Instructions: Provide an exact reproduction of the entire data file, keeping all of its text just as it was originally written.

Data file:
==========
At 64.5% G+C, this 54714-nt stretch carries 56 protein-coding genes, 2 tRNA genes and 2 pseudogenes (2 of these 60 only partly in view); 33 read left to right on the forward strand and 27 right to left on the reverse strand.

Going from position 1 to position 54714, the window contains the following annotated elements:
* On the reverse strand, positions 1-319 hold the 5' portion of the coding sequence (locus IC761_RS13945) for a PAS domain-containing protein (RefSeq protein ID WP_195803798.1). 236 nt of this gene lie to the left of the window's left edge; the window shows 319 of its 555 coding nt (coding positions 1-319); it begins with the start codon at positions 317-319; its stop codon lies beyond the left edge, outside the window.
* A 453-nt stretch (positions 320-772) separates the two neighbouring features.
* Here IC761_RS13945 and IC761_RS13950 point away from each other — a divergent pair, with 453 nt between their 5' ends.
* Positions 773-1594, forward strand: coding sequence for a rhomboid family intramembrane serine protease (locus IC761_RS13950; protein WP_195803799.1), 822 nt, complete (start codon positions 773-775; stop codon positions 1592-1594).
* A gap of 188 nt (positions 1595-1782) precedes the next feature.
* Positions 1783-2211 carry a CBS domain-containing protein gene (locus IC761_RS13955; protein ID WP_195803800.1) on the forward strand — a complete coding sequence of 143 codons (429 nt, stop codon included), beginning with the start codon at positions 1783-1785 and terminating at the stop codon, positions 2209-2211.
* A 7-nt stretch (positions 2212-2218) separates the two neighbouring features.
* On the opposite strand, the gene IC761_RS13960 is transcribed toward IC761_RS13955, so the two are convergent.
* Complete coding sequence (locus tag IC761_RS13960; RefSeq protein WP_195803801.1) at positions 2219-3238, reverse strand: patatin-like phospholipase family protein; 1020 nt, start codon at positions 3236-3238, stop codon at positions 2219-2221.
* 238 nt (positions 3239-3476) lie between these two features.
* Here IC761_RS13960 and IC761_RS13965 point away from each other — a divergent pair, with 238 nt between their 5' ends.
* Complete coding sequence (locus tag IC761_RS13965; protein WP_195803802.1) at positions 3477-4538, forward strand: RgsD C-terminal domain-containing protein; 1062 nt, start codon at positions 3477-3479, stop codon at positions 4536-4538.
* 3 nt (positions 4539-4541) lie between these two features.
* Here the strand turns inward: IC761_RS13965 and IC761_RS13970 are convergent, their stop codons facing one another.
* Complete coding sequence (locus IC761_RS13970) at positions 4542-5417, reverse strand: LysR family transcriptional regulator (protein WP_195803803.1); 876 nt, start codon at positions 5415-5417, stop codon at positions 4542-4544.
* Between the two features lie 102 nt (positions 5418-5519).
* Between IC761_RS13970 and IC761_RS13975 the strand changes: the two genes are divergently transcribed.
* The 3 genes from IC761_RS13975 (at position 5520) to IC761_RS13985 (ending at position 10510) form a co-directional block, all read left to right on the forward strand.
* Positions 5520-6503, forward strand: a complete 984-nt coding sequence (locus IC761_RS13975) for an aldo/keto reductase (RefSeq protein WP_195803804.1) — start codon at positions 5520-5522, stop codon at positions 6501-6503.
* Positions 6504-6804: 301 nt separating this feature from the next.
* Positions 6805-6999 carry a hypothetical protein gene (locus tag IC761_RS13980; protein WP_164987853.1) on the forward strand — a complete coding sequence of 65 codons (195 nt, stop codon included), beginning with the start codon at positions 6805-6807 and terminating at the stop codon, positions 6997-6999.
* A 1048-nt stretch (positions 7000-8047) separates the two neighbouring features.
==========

At 64.5% G+C, this 54714-nt stretch carries 56 protein-coding genes, 2 tRNA genes and 2 pseudogenes (2 of these 60 only partly in view); 33 read left to right on the forward strand and 27 right to left on the reverse strand.

Going from position 1 to position 54714, the window contains the following annotated elements:
* On the reverse strand, positions 1-319 hold the 5' portion of the coding sequence (locus IC761_RS13945) for a PAS domain-containing protein (RefSeq protein ID WP_195803798.1). 236 nt of this gene lie to the left of the window's left edge; the window shows 319 of its 555 coding nt (coding positions 1-319); it begins with the start codon at positions 317-319; its stop codon lies beyond the left edge, outside the window.
* A 453-nt stretch (positions 320-772) separates the two neighbouring features.
* Here IC761_RS13945 and IC761_RS13950 point away from each other — a divergent pair, with 453 nt between their 5' ends.
* Positions 773-1594, forward strand: coding sequence for a rhomboid family intramembrane serine protease (locus IC761_RS13950; protein WP_195803799.1), 822 nt, complete (start codon positions 773-775; stop codon positions 1592-1594).
* A gap of 188 nt (positions 1595-1782) precedes the next feature.
* Positions 1783-2211 carry a CBS domain-containing protein gene (locus IC761_RS13955; protein ID WP_195803800.1) on the forward strand — a complete coding sequence of 143 codons (429 nt, stop codon included), beginning with the start codon at positions 1783-1785 and terminating at the stop codon, positions 2209-2211.
* A 7-nt stretch (positions 2212-2218) separates the two neighbouring features.
* On the opposite strand, the gene IC761_RS13960 is transcribed toward IC761_RS13955, so the two are convergent.
* Complete coding sequence (locus tag IC761_RS13960; RefSeq protein WP_195803801.1) at positions 2219-3238, reverse strand: patatin-like phospholipase family protein; 1020 nt, start codon at positions 3236-3238, stop codon at positions 2219-2221.
* 238 nt (positions 3239-3476) lie between these two features.
* Here IC761_RS13960 and IC761_RS13965 point away from each other — a divergent pair, with 238 nt between their 5' ends.
* Complete coding sequence (locus tag IC761_RS13965; protein WP_195803802.1) at positions 3477-4538, forward strand: RgsD C-terminal domain-containing protein; 1062 nt, start codon at positions 3477-3479, stop codon at positions 4536-4538.
* 3 nt (positions 4539-4541) lie between these two features.
* Here the strand turns inward: IC761_RS13965 and IC761_RS13970 are convergent, their stop codons facing one another.
* Complete coding sequence (locus IC761_RS13970) at positions 4542-5417, reverse strand: LysR family transcriptional regulator (protein WP_195803803.1); 876 nt, start codon at positions 5415-5417, stop codon at positions 4542-4544.
* Between the two features lie 102 nt (positions 5418-5519).
* Between IC761_RS13970 and IC761_RS13975 the strand changes: the two genes are divergently transcribed.
* The 3 genes from IC761_RS13975 (at position 5520) to IC761_RS13985 (ending at position 10510) form a co-directional block, all read left to right on the forward strand.
* Positions 5520-6503, forward strand: a complete 984-nt coding sequence (locus IC761_RS13975) for an aldo/keto reductase (RefSeq protein WP_195803804.1) — start codon at positions 5520-5522, stop codon at positions 6501-6503.
* Positions 6504-6804: 301 nt separating this feature from the next.
* Positions 6805-6999 carry a hypothetical protein gene (locus tag IC761_RS13980; protein WP_164987853.1) on the forward strand — a complete coding sequence of 65 codons (195 nt, stop codon included), beginning with the start codon at positions 6805-6807 and terminating at the stop codon, positions 6997-6999.
* A 1048-nt stretch (positions 7000-8047) separates the two neighbouring features.